For Hume, our beliefs about the motions of colliding billiard balls and other law-like natural behaviors are formed by the psychological principle of ‘habit’. Our minds are so constructed that having experienced a particular motion of one ball, constantly followed by a particular motion of a second, we form the image of the second motion whenever we’re presented with the image of the first. The more frequent and invariant the past conjunction of motions, the more vivid our present image of the second motion will be upon being presented with the first, and this vivid image is our belief that the second ball will move in a particular way. There is no decision to believe that the motion of the second ball will follow from the motion of the first. Rather, the belief is forced on us by the associational laws of thought.
Hume thus replaces moral explanations in terms of wants, with psychological laws that, like the principles of Newtonian mechanics, are not framed in terms of wants. The images forced upon us which constitute our most basic factual beliefs cannot be justified by reason, nor can they be escaped from. So rather than our controlling our own thoughts, Hume argues that our thoughts are controlled by unthinking forces. We are not the captains of our mental journey, merely passengers.
The Philosophical Psychologist
To see the emphasis Hume placed on our thought processes, consider a familiar philosophical problem. Seeing an external object – a tree, for example – involves a process that begins with the tree and flows, via reflected light, to our eyes, and then up our optic nerve to our brain, to produce a mental image of the tree, which is our experience of the tree. The tree is at one end of this chain of events, our mental image of the tree at the other. So how can we be sure that our mental image of the tree is like the tree itself? Descartes had a classic formulation of this problem: Could there be an evil demon who systematically gives us experiences (mental images) that are different from their causes? A modern version of this problem is, How do you know that you’re not just a brain in a vat, fed electrical impulses by a mad scientist, so that while you think you have a body and participate in a real world of people and objects, you are in reality only a player in a kind of cosmic video game? (You’ve seen the movie.)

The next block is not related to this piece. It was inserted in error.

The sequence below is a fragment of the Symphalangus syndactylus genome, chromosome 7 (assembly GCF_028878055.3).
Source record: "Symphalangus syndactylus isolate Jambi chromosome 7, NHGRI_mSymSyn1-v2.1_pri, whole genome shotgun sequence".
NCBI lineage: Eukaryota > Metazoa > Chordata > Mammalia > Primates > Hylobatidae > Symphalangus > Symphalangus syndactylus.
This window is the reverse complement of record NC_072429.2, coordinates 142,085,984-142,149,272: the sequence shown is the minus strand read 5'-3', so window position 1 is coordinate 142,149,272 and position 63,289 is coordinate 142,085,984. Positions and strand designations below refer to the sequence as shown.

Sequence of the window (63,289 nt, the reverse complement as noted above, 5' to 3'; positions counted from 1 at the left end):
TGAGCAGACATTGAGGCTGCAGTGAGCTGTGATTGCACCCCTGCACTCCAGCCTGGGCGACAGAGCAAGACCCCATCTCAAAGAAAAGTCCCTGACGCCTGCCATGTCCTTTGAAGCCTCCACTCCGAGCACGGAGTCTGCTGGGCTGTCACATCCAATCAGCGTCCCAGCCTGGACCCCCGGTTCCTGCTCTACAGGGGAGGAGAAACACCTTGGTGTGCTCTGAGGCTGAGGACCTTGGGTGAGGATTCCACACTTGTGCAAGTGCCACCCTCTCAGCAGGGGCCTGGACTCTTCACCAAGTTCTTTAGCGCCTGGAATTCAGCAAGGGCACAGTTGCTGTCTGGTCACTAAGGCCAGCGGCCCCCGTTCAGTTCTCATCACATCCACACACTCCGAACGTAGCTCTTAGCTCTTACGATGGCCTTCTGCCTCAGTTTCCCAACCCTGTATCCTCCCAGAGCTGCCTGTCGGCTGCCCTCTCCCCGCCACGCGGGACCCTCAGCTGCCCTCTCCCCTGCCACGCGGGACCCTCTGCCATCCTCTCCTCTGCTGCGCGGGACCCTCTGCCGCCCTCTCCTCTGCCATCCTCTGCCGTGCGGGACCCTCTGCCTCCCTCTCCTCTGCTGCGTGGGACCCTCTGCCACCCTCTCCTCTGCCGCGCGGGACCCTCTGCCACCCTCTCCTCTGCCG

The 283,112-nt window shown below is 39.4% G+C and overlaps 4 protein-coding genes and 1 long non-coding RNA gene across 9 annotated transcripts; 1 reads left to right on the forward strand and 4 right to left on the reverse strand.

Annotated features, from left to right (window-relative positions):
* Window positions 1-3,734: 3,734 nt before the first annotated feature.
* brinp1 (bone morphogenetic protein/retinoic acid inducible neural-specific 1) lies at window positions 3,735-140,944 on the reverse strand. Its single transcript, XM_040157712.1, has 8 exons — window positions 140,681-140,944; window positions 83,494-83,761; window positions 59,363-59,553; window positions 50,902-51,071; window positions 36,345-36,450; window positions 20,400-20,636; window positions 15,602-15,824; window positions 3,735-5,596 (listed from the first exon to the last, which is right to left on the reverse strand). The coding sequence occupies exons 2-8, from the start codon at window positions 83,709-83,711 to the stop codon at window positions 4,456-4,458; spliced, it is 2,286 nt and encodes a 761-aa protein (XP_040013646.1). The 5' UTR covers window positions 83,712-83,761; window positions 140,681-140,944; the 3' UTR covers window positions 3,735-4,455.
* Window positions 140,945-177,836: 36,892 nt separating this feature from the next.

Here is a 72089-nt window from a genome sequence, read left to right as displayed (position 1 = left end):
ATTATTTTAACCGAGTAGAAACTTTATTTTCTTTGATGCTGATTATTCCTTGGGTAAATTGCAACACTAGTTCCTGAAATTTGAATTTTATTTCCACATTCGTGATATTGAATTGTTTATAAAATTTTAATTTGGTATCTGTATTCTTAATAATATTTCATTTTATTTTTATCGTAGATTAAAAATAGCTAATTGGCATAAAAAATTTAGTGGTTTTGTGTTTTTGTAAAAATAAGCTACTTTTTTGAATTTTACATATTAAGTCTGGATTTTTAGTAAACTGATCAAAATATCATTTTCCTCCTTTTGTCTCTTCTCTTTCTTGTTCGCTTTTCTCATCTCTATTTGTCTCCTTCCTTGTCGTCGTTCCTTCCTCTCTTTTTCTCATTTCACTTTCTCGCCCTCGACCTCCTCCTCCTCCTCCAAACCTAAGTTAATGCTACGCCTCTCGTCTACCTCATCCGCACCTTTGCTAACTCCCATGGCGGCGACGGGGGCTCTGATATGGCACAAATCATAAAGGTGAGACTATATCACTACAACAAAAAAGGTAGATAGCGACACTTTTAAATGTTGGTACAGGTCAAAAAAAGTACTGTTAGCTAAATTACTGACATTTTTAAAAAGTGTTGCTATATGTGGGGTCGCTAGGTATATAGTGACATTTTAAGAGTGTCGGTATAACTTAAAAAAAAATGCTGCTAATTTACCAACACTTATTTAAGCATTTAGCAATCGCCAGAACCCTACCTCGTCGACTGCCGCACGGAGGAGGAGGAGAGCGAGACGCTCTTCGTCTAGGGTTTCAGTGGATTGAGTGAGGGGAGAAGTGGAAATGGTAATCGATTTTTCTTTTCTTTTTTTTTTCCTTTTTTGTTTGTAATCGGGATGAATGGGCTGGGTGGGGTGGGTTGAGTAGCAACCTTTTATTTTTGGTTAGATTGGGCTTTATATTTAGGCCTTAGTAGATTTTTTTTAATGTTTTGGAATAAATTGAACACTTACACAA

But Hume does not attempt to answer Descartes’ problem. Hume’s vantage-point is always that of a psychologist attempting to explain human behavior. The psychologist accepts that he and his subjects inhabit a common world of people and material objects. It is from within this common world that the psychologist attempts to discover the laws of thought. We can speculate as to whether this common world really (ie observer-independently) exists as we imagine it, but for Hume such speculations are idle. People always assume that such a world exists, and the psychological imperative to make this assumption settles the question for Hume. As he says in the Enquiry Concerning Human Understanding, skeptical principles “may flourish and triumph in the schools, where it is indeed difficult, if not impossible, to refute them. But as soon as they leave the shade, and by the presence of the real objects, which actuate our passions and sentiments, are put in opposition to the more powerful principles of our nature, they vanish like smoke, and leave the most determined skeptic in the same condition as other mortals” (from Part II of Section XII).
Just as our reasonings concerning matters of fact rest on a principle of association of ideas, so there can be no ‘ultimate’ justification for our moral beliefs, beyond psychological laws. This is summarised in Hume’s infamous law that ‘you can’t get an ought from an is’ [See Hume on Is and Ought in this issue – Ed].
Hume’s attempt to base morality on psychological principles begins with a conventional premise: humans are motivated by pains and pleasures. But Hume insists that humans are innately social: we take pleasure in the pleasure of others, and feel pain at others’ pain. This ‘principle of humanity’ is the foundation of Hume’s ethical theory. It is his gravitational principle. It’s our motivation for what we might call our ‘moral behavior’. Hume supports it with numerous examples drawn from everyday life, but disdains any attempt to explain it.